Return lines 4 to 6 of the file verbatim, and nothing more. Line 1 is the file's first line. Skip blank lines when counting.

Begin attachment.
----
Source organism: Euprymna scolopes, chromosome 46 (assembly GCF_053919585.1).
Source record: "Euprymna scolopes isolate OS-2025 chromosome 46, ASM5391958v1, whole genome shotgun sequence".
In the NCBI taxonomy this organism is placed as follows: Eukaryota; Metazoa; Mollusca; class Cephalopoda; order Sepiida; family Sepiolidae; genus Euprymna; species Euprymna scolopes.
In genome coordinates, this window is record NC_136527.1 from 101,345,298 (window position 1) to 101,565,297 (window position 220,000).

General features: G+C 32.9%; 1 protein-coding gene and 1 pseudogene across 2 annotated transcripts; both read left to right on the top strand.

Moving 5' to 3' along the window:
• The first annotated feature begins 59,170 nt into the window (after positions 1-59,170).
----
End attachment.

In genome coordinates, this window is record NC_136527.1 from 101,345,298 (window position 1) to 101,565,297 (window position 220,000).

General features: G+C 32.9%; 1 protein-coding gene and 1 pseudogene across 2 annotated transcripts; both read left to right on the top strand.

Moving 5' to 3' along the window: